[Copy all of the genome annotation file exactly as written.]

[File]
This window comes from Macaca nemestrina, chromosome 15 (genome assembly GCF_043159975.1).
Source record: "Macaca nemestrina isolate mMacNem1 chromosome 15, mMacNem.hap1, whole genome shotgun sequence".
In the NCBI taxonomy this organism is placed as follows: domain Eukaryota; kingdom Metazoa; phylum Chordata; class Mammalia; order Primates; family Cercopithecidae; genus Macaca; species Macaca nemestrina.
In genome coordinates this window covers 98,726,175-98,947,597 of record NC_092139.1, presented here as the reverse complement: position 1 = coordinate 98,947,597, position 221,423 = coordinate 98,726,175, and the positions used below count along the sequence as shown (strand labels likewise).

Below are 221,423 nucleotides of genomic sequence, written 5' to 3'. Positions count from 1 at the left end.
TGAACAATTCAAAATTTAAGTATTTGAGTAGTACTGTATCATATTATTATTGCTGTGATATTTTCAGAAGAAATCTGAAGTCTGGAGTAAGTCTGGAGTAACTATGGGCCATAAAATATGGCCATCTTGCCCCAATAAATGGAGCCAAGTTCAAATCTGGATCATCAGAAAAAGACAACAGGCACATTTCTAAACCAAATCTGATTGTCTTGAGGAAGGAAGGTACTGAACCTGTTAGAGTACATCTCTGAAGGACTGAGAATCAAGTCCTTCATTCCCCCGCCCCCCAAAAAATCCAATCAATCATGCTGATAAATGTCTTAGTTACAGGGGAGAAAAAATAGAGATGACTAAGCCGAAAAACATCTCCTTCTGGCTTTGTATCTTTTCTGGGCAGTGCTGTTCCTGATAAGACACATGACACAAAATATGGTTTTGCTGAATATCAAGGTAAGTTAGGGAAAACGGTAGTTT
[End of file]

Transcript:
This window comes from Macaca nemestrina, chromosome 15 (genome assembly GCF_043159975.1).
Source record: "Macaca nemestrina isolate mMacNem1 chromosome 15, mMacNem.hap1, whole genome shotgun sequence".
In the NCBI taxonomy this organism is placed as follows: domain Eukaryota; kingdom Metazoa; phylum Chordata; class Mammalia; order Primates; family Cercopithecidae; genus Macaca; species Macaca nemestrina.
In genome coordinates this window covers 98,726,175-98,947,597 of record NC_092139.1, presented here as the reverse complement: position 1 = coordinate 98,947,597, position 221,423 = coordinate 98,726,175, and the positions used below count along the sequence as shown (strand labels likewise).

Below are 221,423 nucleotides of genomic sequence, written 5' to 3'. Positions count from 1 at the left end.
TGAACAATTCAAAATTTAAGTATTTGAGTAGTACTGTATCATATTATTATTGCTGTGATATTTTCAGAAGAAATCTGAAGTCTGGAGTAAGTCTGGAGTAACTATGGGCCATAAAATATGGCCATCTTGCCCCAATAAATGGAGCCAAGTTCAAATCTGGATCATCAGAAAAAGACAACAGGCACATTTCTAAACCAAATCTGATTGTCTTGAGGAAGGAAGGTACTGAACCTGTTAGAGTACATCTCTGAAGGACTGAGAATCAAGTCCTTCATTCCCCCGCCCCCCAAAAAATCCAATCAATCATGCTGATAAATGTCTTAGTTACAGGGGAGAAAAAATAGAGATGACTAAGCCGAAAAACATCTCCTTCTGGCTTTGTATCTTTTCTGGGCAGTGCTGTTCCTGATAAGACACATGACACAAAATATGGTTTTGCTGAATATCAAGGTAAGTTAGGGAAAACGGTAGTTT